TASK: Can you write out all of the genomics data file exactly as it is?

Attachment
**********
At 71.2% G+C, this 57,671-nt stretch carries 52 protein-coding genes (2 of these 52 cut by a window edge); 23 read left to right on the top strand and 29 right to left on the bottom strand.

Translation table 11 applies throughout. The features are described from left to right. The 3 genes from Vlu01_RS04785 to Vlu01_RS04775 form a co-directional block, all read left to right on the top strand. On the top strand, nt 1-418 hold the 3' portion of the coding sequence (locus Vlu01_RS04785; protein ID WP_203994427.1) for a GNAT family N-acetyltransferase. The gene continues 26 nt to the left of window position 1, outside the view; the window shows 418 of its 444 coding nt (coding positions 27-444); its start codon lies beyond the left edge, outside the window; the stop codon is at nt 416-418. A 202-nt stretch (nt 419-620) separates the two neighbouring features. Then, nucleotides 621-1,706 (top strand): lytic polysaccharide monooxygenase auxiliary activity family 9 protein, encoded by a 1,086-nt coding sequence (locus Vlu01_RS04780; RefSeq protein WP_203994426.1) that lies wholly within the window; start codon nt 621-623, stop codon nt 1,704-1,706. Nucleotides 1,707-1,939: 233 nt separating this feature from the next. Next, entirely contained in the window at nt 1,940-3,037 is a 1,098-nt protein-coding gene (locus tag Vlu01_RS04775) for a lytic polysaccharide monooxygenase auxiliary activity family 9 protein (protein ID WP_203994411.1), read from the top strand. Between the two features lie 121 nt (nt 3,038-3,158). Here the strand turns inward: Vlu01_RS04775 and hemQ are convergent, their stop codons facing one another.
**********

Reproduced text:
At 71.2% G+C, this 57,671-nt stretch carries 52 protein-coding genes (2 of these 52 cut by a window edge); 23 read left to right on the top strand and 29 right to left on the bottom strand.

Translation table 11 applies throughout. The features are described from left to right. The 3 genes from Vlu01_RS04785 to Vlu01_RS04775 form a co-directional block, all read left to right on the top strand. On the top strand, nt 1-418 hold the 3' portion of the coding sequence (locus Vlu01_RS04785; protein ID WP_203994427.1) for a GNAT family N-acetyltransferase. The gene continues 26 nt to the left of window position 1, outside the view; the window shows 418 of its 444 coding nt (coding positions 27-444); its start codon lies beyond the left edge, outside the window; the stop codon is at nt 416-418. A 202-nt stretch (nt 419-620) separates the two neighbouring features. Then, nucleotides 621-1,706 (top strand): lytic polysaccharide monooxygenase auxiliary activity family 9 protein, encoded by a 1,086-nt coding sequence (locus Vlu01_RS04780; RefSeq protein WP_203994426.1) that lies wholly within the window; start codon nt 621-623, stop codon nt 1,704-1,706. Nucleotides 1,707-1,939: 233 nt separating this feature from the next. Next, entirely contained in the window at nt 1,940-3,037 is a 1,098-nt protein-coding gene (locus tag Vlu01_RS04775) for a lytic polysaccharide monooxygenase auxiliary activity family 9 protein (protein ID WP_203994411.1), read from the top strand. Between the two features lie 121 nt (nt 3,038-3,158). Here the strand turns inward: Vlu01_RS04775 and hemQ are convergent, their stop codons facing one another.